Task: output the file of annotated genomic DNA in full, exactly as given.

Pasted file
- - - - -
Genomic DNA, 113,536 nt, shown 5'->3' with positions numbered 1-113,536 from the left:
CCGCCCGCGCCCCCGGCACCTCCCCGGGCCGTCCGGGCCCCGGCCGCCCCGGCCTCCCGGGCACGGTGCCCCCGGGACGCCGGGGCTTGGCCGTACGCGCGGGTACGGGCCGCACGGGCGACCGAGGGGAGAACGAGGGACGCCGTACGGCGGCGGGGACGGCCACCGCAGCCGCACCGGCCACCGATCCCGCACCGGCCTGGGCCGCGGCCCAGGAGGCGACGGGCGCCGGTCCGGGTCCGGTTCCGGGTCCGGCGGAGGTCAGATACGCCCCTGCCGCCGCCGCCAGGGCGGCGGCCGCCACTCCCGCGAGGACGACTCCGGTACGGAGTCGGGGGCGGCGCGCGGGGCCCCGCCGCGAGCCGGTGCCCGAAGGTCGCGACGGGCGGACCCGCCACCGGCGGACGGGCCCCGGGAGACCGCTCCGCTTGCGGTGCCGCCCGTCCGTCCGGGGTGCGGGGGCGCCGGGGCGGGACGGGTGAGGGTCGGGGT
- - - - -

Genomic DNA, 113,536 nt, shown 5'->3' with positions numbered 1-113,536 from the left:
CCGCCCGCGCCCCCGGCACCTCCCCGGGCCGTCCGGGCCCCGGCCGCCCCGGCCTCCCGGGCACGGTGCCCCCGGGACGCCGGGGCTTGGCCGTACGCGCGGGTACGGGCCGCACGGGCGACCGAGGGGAGAACGAGGGACGCCGTACGGCGGCGGGGACGGCCACCGCAGCCGCACCGGCCACCGATCCCGCACCGGCCTGGGCCGCGGCCCAGGAGGCGACGGGCGCCGGTCCGGGTCCGGTTCCGGGTCCGGCGGAGGTCAGATACGCCCCTGCCGCCGCCGCCAGGGCGGCGGCCGCCACTCCCGCGAGGACGACTCCGGTACGGAGTCGGGGGCGGCGCGCGGGGCCCCGCCGCGAGCCGGTGCCCGAAGGTCGCGACGGGCGGACCCGCCACCGGCGGACGGGCCCCGGGAGACCGCTCCGCTTGCGGTGCCGCCCGTCCGTCCGGGGTGCGGGGGCGCCGGGGCGGGACGGGTGAGGGTCGGGGT